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NYC Parent Files Federal Discrimination Complaint Against City's School Closure Policy

The parent says the policy destabilizes remaining schools and discriminates against minority and special education students

A New York City parent has filed a federal claim with the U.S. Department of Education against the city’s recent decision to close 26 low-performing schools, arguing it discriminates against minority and special education students, reported The Wall Street Journal.

The parent, Zakiyah Ansari, says the schools chosen for closure generally have higher proportions of minority, impoverished and special-education students than others and that the policy destabilizes the remaining schools, overall hurting more than helping public school students.

"It's been a domino, ripple effect across the city," said Ms. Ansari, who represents New Yorkers for Great Public Schools, a coalition of groups who oppose most of Bloomberg's education policies.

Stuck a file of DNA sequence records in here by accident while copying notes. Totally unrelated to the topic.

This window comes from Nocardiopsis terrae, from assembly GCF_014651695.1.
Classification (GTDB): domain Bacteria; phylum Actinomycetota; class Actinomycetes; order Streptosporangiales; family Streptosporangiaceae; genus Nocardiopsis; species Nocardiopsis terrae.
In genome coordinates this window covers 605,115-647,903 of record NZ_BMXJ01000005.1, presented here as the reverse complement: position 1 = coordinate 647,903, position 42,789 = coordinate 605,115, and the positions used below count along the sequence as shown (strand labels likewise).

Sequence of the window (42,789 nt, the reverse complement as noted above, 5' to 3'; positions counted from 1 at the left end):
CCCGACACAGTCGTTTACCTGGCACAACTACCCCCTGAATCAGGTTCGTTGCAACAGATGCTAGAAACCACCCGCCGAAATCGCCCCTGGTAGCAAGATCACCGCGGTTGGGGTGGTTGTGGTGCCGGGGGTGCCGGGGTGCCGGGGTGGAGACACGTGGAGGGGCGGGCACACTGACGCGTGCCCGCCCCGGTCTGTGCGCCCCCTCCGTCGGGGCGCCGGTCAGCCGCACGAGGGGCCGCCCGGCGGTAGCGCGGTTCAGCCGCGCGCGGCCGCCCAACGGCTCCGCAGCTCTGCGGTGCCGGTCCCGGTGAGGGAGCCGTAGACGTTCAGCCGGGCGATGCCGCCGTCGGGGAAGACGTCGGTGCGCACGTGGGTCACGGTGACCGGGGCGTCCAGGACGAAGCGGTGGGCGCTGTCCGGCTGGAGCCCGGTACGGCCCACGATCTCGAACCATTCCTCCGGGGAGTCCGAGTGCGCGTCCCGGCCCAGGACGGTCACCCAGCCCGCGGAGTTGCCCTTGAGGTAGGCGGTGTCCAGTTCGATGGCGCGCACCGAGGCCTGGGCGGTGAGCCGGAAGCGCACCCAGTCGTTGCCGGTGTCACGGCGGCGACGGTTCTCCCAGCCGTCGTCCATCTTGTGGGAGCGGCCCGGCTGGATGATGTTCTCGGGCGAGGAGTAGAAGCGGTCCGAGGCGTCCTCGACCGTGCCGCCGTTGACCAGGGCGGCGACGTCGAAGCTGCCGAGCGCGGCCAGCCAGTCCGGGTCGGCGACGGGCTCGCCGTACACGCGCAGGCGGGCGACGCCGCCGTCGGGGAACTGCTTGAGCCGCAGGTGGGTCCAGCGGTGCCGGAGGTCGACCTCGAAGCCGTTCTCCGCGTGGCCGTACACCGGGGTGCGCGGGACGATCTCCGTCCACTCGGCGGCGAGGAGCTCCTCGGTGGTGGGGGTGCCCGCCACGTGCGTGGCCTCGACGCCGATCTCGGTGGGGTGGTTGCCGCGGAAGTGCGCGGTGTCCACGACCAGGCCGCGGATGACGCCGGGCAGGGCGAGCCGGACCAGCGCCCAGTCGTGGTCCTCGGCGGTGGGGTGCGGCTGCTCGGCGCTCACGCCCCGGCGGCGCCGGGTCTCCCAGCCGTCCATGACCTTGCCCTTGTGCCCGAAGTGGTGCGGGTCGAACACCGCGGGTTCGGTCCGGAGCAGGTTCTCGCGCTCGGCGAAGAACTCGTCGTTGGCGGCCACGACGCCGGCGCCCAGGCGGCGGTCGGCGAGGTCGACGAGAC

The complaint is one of dozens filed recently by opponents of school closures, a policy the Obama administration has supported as a way to try to fix schools with poor academic records.

Bloomberg officials also have long defended the policy, citing a study that shows consistently low-performing schools that are phased out, made smaller, turned into charter schools or refreshed with a new administration perform better and have higher graduation rates for similar populations.

"Where we've replaced failing schools with new ones, we're graduating students at rates roughly 20 points higher while serving similar student populations. Our strategy is working,” said Deputy Chancellor of NYC Schools Marc Sternberg. "Ten years ago, on dozens of campuses across this city, no one could have imagined the kind of success our students are now having."

It is unclear how far the complaint will go. The U.S. DOE Office for Civil Rights so far has opened 35 similar cases but has substantiated none of them.


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